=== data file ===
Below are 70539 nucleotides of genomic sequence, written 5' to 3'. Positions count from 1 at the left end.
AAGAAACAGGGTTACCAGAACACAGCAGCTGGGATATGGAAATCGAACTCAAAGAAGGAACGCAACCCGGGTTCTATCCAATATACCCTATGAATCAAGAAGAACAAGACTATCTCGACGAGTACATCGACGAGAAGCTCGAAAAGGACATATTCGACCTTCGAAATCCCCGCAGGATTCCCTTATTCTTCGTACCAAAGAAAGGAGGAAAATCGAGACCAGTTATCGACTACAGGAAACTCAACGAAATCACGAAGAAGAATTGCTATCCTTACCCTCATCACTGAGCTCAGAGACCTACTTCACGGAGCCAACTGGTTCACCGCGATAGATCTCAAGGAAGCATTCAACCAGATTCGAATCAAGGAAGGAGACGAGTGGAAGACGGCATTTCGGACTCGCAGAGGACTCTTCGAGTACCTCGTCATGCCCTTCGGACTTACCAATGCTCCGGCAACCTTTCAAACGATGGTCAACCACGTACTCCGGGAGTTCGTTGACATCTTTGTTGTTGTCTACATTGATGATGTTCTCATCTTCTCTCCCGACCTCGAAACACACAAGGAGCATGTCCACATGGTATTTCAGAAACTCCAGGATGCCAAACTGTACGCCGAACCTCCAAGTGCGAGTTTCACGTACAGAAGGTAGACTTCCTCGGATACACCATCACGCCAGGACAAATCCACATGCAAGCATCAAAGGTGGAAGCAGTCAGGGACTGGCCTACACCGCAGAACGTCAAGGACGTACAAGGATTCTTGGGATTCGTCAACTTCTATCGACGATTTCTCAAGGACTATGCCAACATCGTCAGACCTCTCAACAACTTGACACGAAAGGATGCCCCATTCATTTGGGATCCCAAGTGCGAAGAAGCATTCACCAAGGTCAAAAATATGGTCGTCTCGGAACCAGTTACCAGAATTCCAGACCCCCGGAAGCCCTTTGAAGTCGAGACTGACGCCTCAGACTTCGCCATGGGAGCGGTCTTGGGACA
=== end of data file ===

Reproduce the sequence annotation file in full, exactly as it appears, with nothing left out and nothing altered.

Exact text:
Below are 70539 nucleotides of genomic sequence, written 5' to 3'. Positions count from 1 at the left end.
AAGAAACAGGGTTACCAGAACACAGCAGCTGGGATATGGAAATCGAACTCAAAGAAGGAACGCAACCCGGGTTCTATCCAATATACCCTATGAATCAAGAAGAACAAGACTATCTCGACGAGTACATCGACGAGAAGCTCGAAAAGGACATATTCGACCTTCGAAATCCCCGCAGGATTCCCTTATTCTTCGTACCAAAGAAAGGAGGAAAATCGAGACCAGTTATCGACTACAGGAAACTCAACGAAATCACGAAGAAGAATTGCTATCCTTACCCTCATCACTGAGCTCAGAGACCTACTTCACGGAGCCAACTGGTTCACCGCGATAGATCTCAAGGAAGCATTCAACCAGATTCGAATCAAGGAAGGAGACGAGTGGAAGACGGCATTTCGGACTCGCAGAGGACTCTTCGAGTACCTCGTCATGCCCTTCGGACTTACCAATGCTCCGGCAACCTTTCAAACGATGGTCAACCACGTACTCCGGGAGTTCGTTGACATCTTTGTTGTTGTCTACATTGATGATGTTCTCATCTTCTCTCCCGACCTCGAAACACACAAGGAGCATGTCCACATGGTATTTCAGAAACTCCAGGATGCCAAACTGTACGCCGAACCTCCAAGTGCGAGTTTCACGTACAGAAGGTAGACTTCCTCGGATACACCATCACGCCAGGACAAATCCACATGCAAGCATCAAAGGTGGAAGCAGTCAGGGACTGGCCTACACCGCAGAACGTCAAGGACGTACAAGGATTCTTGGGATTCGTCAACTTCTATCGACGATTTCTCAAGGACTATGCCAACATCGTCAGACCTCTCAACAACTTGACACGAAAGGATGCCCCATTCATTTGGGATCCCAAGTGCGAAGAAGCATTCACCAAGGTCAAAAATATGGTCGTCTCGGAACCAGTTACCAGAATTCCAGACCCCCGGAAGCCCTTTGAAGTCGAGACTGACGCCTCAGACTTCGCCATGGGAGCGGTCTTGGGACA